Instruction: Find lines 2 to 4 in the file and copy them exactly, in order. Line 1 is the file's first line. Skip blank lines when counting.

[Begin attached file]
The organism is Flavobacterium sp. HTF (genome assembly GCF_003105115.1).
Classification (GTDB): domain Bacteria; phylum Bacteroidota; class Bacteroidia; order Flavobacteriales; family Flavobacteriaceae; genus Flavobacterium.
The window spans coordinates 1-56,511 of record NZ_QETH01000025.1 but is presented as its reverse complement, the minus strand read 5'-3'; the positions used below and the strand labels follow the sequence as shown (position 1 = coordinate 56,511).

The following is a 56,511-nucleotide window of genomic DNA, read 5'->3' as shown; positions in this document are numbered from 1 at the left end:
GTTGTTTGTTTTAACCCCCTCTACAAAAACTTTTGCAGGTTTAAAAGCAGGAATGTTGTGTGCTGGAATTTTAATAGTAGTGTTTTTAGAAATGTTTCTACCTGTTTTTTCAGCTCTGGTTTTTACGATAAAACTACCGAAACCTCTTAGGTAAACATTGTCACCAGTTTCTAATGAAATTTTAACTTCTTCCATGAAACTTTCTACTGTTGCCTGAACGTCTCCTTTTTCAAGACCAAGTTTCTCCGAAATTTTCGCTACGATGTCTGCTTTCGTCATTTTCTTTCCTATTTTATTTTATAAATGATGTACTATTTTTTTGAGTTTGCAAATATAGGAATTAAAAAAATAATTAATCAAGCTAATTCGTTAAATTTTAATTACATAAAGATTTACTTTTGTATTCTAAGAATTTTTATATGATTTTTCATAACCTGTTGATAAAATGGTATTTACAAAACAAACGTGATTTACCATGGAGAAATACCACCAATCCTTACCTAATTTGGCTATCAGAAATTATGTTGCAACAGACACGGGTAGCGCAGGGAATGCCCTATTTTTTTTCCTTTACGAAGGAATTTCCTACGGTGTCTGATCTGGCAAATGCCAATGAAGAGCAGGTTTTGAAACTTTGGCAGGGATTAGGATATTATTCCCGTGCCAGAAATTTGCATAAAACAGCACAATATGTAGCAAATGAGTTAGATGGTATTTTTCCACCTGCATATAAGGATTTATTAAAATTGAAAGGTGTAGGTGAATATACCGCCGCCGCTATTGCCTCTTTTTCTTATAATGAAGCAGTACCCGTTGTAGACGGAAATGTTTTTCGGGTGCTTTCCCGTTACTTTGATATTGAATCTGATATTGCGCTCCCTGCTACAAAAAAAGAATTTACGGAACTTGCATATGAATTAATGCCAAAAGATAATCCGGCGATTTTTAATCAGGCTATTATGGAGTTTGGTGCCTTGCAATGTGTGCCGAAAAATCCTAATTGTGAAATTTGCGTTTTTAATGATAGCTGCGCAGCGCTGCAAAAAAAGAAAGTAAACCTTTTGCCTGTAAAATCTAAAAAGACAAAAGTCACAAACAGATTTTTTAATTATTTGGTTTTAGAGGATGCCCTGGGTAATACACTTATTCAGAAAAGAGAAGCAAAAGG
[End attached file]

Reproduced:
Classification (GTDB): domain Bacteria; phylum Bacteroidota; class Bacteroidia; order Flavobacteriales; family Flavobacteriaceae; genus Flavobacterium.
The window spans coordinates 1-56,511 of record NZ_QETH01000025.1 but is presented as its reverse complement, the minus strand read 5'-3'; the positions used below and the strand labels follow the sequence as shown (position 1 = coordinate 56,511).

The following is a 56,511-nucleotide window of genomic DNA, read 5'->3' as shown; positions in this document are numbered from 1 at the left end: